'Surreal' plight of Gulfstream Hotel inspires Lake Worth Beach artist's satirical poke with brush
FOR THE PAST 17 years, as the six-story, 100-room Gulfstream Hotel sat shuttered and empty, Lake Worth Beach residents waited patiently for city leaders to get the downtown landmark back up and running.
They endured a change in hotel owners.
They saw their hopes raised and crushed as renovation plan after renovation plan fizzled.
They tolerated endless start-and-stops, delays from lawsuits, long city commission meetings and a pandemic.
All the while, they watched the once-thriving hotel wither like a flower, scarred with broken windows, weeds growing from cracks in gutters and concrete nearly six stories high, boards covering its grand 18-foot-high arches.
Once a cornerstone of Lake Worth society, the Gulfstream’s appearance lately is unbecoming of an architectural jewel built in 1924 and added to the National Register of Historic Places in 1983.
A month or so ago, one resident said enough is enough.
Shannon Torrence decided it was about time someone poked city leaders in their collective sides. He figured it might as well be him.
As an artist tapping the city’s Keep Lake Worth Weird vibe, he decided to poke with his paint brush.
“It's surreal that it has sat there for a couple of decades empty,’’ said Torrence, 54, who misses the hotel’s elegant bar, one of his favorite hangouts when he moved to Lake Worth in 1989.
“I thought I would paint about it.’’
The result is a whimsical take on the collective frustration of residents perplexed about how their city could let such a beautiful landmark sit empty and disheveled for so long.
The painting shows artist Salvadore Dali, a puzzled chin-in-hand expression, standing in front of a bright pink Gulfstream Hotel.
With a purposeful Dali-esque title, “The Perpetual Preposterousness vs The Resurrection of a Cornerstone,” it can be seen through Feb. 20 in a new show called “Neighborhood” at mtn space, a gallery at 502 Lake Ave., a few blocks west of the Gulfstream.
The show features other paintings by Torrence as well as beautiful work by Nina Davidowitz and Massimo Mongiardo. But the mischievous “Gulfstream Dali,’’ as Torrence casually calls it, seems to have touched a collective nerve.
“Thanks to the artist and art culture of this town for speaking up,’’ Ricardo Martin wrote in one of more than 40 comments in a Facebook post of the painting. “Let’s push to get the Gulfstream Hotel project underway.’’
The hotel’s latest suitors have raised hopes once again with a proposal that seems to have more traction than any of the city’s previous dalliances with developers who’ve pitched plans over the years.
Developer Restoration St. Louis is promising to deliver a $100 million-plus makeover that will include extensive renovations to the Gulfstream and construction of a new companion hotel building behind the original.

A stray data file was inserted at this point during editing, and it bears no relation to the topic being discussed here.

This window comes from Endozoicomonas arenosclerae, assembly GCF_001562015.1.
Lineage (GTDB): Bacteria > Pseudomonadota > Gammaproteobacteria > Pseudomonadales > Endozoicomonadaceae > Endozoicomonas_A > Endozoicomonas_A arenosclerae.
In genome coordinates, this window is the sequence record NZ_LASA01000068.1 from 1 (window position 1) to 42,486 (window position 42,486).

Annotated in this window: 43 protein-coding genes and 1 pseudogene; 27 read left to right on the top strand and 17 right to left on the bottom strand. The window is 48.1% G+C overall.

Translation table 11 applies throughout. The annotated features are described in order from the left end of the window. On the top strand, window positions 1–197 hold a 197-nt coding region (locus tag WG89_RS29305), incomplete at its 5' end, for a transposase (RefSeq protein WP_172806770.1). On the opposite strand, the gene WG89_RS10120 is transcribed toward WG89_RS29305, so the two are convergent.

Torrence said he has “high hopes” for that to happen. But he also remembers how residents over the years have gotten excited about other renovation proposals that never materialized.
Maybe the “Gulfstream Dali” will cast a spell or tap the necessary juju to return the Gulfstream Hotel to its glory — and put a muzzle on all the talk of its troubled past.
“It’s punchy. He‘s really expressing his voice. This is a way of him really speaking his political mind,’’ said artist and mtn space owner Melissa DelPrete, who noted the “Gulfstream Dali” is a departure from Torrence’s usual impressionist beach scenes.
“When he first came to me with the idea for the painting, I said, ‘Shannon, this is a little obvious. This is a little too punching-in-the-face.’ But I think he needed to do that,’’ she said.
“It's completely surreal that the Gulfstream is the way it is. It's pretty big statement of, What are we doing with this?’’
If and when the hotel reopens, Torrence would love to see his painting permanently displayed in the Gulfstream’s original lobby, or maybe in the bar where he used to relax after moving to town more than 30 years ago.
‘It had a beautiful hotel bar with the high ceilings from another era,’’ he said. Outside the bar, outdoor lights strung across Bryant Park brought visitors back to the 1940s and ‘50s.
“This is our last little piece of the pie from that era,’’ he said, “and we just let it languish like this.’’
Torrence certainly hasn’t been the only one in town calling for the Gulfstream’s renovation. A Facebook page called Gulfstream Hotel Now is among the social media forums offering renovation updates and outlets for residents to reminisce about fond memories of the hotel — from first dates, weddings and anniversary parties to proms, political rallies and a bar sighting of punk rocker Billy Idol.
The “Gulfstream Dali” has been one of the more creative calls for action.
“It's serving its purpose as a funny poke in the side,’’ Torrence said, referring to the sides of city leaders. “You know, like, 'Hey, now I'm making fun of it because it’s ridiculous.'’’
© 2022 ByJoeCapozzi.com All rights reserved.
IN CASE YOU MISSED my previous story: Outlaw's glass eye among never-before-seen artifacts at new 'Ashley Gang' exhibit in Martin County
About the author
Joe Capozzi is an award-winning reporter based in Lake Worth Beach. He spent more than 30 years in the newspaper business, mostly at The Palm Beach Post, where he wrote about the opioid scourge, invasive pythons, the birth of the Ballpark of the Palm Beaches and Palm Beach County government. For 15 years, he covered the Miami Marlins baseball team. Joe left The Post in December 2020.View all posts by Joe Capozzi.